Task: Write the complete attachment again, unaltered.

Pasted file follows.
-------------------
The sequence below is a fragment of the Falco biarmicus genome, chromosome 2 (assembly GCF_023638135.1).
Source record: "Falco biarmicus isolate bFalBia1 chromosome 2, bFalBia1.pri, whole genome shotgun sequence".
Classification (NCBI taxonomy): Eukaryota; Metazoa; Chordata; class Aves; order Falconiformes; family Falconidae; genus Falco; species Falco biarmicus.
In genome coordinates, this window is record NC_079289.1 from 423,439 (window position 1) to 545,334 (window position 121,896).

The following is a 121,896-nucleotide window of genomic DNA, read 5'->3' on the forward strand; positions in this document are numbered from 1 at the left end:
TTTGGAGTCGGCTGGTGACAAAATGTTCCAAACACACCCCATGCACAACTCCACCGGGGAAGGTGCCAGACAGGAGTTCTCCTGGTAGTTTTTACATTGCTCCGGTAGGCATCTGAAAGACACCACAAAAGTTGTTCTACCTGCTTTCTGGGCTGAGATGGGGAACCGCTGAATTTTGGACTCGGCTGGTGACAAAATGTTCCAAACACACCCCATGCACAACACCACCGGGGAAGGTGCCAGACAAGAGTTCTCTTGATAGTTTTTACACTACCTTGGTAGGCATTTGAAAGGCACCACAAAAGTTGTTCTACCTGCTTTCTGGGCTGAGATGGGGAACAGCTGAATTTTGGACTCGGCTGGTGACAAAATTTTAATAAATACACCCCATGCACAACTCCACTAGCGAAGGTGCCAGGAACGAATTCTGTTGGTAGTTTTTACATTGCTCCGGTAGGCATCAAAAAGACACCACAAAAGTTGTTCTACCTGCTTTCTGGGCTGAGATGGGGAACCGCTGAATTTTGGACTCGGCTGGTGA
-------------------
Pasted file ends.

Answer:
The sequence below is a fragment of the Falco biarmicus genome, chromosome 2 (assembly GCF_023638135.1).
Source record: "Falco biarmicus isolate bFalBia1 chromosome 2, bFalBia1.pri, whole genome shotgun sequence".
Classification (NCBI taxonomy): Eukaryota; Metazoa; Chordata; class Aves; order Falconiformes; family Falconidae; genus Falco; species Falco biarmicus.
In genome coordinates, this window is record NC_079289.1 from 423,439 (window position 1) to 545,334 (window position 121,896).

The following is a 121,896-nucleotide window of genomic DNA, read 5'->3' on the forward strand; positions in this document are numbered from 1 at the left end:
TTTGGAGTCGGCTGGTGACAAAATGTTCCAAACACACCCCATGCACAACTCCACCGGGGAAGGTGCCAGACAGGAGTTCTCCTGGTAGTTTTTACATTGCTCCGGTAGGCATCTGAAAGACACCACAAAAGTTGTTCTACCTGCTTTCTGGGCTGAGATGGGGAACCGCTGAATTTTGGACTCGGCTGGTGACAAAATGTTCCAAACACACCCCATGCACAACACCACCGGGGAAGGTGCCAGACAAGAGTTCTCTTGATAGTTTTTACACTACCTTGGTAGGCATTTGAAAGGCACCACAAAAGTTGTTCTACCTGCTTTCTGGGCTGAGATGGGGAACAGCTGAATTTTGGACTCGGCTGGTGACAAAATTTTAATAAATACACCCCATGCACAACTCCACTAGCGAAGGTGCCAGGAACGAATTCTGTTGGTAGTTTTTACATTGCTCCGGTAGGCATCAAAAAGACACCACAAAAGTTGTTCTACCTGCTTTCTGGGCTGAGATGGGGAACCGCTGAATTTTGGACTCGGCTGGTGA